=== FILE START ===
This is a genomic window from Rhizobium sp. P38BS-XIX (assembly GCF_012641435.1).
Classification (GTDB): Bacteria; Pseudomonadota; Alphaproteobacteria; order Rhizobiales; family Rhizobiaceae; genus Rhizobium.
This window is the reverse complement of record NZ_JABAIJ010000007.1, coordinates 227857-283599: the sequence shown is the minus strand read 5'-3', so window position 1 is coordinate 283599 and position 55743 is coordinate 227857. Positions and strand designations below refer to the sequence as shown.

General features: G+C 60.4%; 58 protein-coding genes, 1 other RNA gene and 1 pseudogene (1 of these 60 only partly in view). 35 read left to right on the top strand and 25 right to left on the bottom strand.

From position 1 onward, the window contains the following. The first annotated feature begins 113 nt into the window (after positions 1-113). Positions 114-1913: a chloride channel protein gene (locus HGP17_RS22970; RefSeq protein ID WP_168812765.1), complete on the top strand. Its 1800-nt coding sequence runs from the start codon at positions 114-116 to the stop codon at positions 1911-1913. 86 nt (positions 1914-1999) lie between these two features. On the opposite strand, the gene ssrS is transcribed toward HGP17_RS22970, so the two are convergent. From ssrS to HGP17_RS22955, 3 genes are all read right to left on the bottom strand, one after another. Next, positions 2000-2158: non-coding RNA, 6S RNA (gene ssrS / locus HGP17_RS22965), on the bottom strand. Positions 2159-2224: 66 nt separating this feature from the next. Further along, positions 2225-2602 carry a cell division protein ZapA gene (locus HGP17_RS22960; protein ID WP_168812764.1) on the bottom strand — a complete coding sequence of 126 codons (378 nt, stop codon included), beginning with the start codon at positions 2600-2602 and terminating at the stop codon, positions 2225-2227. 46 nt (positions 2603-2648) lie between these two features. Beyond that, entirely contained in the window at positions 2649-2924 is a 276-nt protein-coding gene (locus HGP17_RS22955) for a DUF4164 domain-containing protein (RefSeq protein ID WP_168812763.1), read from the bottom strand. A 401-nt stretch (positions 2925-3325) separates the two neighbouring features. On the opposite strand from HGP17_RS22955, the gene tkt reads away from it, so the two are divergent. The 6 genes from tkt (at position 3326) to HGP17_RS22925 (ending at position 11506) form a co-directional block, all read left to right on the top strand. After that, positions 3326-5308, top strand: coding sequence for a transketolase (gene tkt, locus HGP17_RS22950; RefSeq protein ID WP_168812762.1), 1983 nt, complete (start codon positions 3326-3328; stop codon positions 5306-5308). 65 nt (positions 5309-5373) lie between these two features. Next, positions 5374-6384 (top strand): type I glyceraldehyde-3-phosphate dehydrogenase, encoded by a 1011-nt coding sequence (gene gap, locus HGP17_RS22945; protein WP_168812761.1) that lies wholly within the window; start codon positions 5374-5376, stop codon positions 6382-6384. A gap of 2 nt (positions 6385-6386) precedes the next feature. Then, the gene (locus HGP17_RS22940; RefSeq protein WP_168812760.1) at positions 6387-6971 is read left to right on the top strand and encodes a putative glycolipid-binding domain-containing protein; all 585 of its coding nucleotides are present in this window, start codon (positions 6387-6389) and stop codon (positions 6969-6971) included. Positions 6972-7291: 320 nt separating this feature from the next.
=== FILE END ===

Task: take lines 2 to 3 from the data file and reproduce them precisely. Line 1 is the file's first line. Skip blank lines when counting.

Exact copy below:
Classification (GTDB): Bacteria; Pseudomonadota; Alphaproteobacteria; order Rhizobiales; family Rhizobiaceae; genus Rhizobium.
This window is the reverse complement of record NZ_JABAIJ010000007.1, coordinates 227857-283599: the sequence shown is the minus strand read 5'-3', so window position 1 is coordinate 283599 and position 55743 is coordinate 227857. Positions and strand designations below refer to the sequence as shown.